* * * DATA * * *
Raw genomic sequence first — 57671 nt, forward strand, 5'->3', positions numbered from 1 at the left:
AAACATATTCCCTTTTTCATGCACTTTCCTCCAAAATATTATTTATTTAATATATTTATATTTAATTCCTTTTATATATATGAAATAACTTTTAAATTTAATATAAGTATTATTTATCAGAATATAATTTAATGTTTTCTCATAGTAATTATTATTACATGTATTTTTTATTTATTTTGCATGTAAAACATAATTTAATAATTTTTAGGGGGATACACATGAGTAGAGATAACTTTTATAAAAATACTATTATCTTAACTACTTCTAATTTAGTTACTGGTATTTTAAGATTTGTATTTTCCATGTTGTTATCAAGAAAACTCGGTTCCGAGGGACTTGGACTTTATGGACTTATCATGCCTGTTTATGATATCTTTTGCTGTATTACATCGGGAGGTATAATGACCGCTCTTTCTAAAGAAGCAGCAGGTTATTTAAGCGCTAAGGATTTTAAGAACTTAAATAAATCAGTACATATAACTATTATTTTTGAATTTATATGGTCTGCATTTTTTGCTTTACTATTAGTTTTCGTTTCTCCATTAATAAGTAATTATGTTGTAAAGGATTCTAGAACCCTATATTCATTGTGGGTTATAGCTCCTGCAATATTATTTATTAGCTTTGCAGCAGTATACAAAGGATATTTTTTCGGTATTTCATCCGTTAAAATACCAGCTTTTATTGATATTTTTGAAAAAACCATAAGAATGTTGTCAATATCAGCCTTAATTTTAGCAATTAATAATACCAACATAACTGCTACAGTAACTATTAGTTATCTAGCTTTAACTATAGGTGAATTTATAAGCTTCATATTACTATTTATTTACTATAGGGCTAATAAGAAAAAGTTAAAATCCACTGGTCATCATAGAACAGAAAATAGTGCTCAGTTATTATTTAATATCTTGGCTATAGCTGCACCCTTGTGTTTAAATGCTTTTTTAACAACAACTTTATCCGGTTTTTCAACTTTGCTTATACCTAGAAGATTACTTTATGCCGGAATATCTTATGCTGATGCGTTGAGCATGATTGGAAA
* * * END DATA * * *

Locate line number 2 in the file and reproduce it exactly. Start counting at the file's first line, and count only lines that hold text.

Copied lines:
AAACATATTCCCTTTTTCATGCACTTTCCTCCAAAATATTATTTATTTAATATATTTATATTTAATTCCTTTTATATATATGAAATAACTTTTAAATTTAATATAAGTATTATTTATCAGAATATAATTTAATGTTTTCTCATAGTAATTATTATTACATGTATTTTTTATTTATTTTGCATGTAAAACATAATTTAATAATTTTTAGGGGGATACACATGAGTAGAGATAACTTTTATAAAAATACTATTATCTTAACTACTTCTAATTTAGTTACTGGTATTTTAAGATTTGTATTTTCCATGTTGTTATCAAGAAAACTCGGTTCCGAGGGACTTGGACTTTATGGACTTATCATGCCTGTTTATGATATCTTTTGCTGTATTACATCGGGAGGTATAATGACCGCTCTTTCTAAAGAAGCAGCAGGTTATTTAAGCGCTAAGGATTTTAAGAACTTAAATAAATCAGTACATATAACTATTATTTTTGAATTTATATGGTCTGCATTTTTTGCTTTACTATTAGTTTTCGTTTCTCCATTAATAAGTAATTATGTTGTAAAGGATTCTAGAACCCTATATTCATTGTGGGTTATAGCTCCTGCAATATTATTTATTAGCTTTGCAGCAGTATACAAAGGATATTTTTTCGGTATTTCATCCGTTAAAATACCAGCTTTTATTGATATTTTTGAAAAAACCATAAGAATGTTGTCAATATCAGCCTTAATTTTAGCAATTAATAATACCAACATAACTGCTACAGTAACTATTAGTTATCTAGCTTTAACTATAGGTGAATTTATAAGCTTCATATTACTATTTATTTACTATAGGGCTAATAAGAAAAAGTTAAAATCCACTGGTCATCATAGAACAGAAAATAGTGCTCAGTTATTATTTAATATCTTGGCTATAGCTGCACCCTTGTGTTTAAATGCTTTTTTAACAACAACTTTATCCGGTTTTTCAACTTTGCTTATACCTAGAAGATTACTTTATGCCGGAATATCTTATGCTGATGCGTTGAGCATGATTGGAAA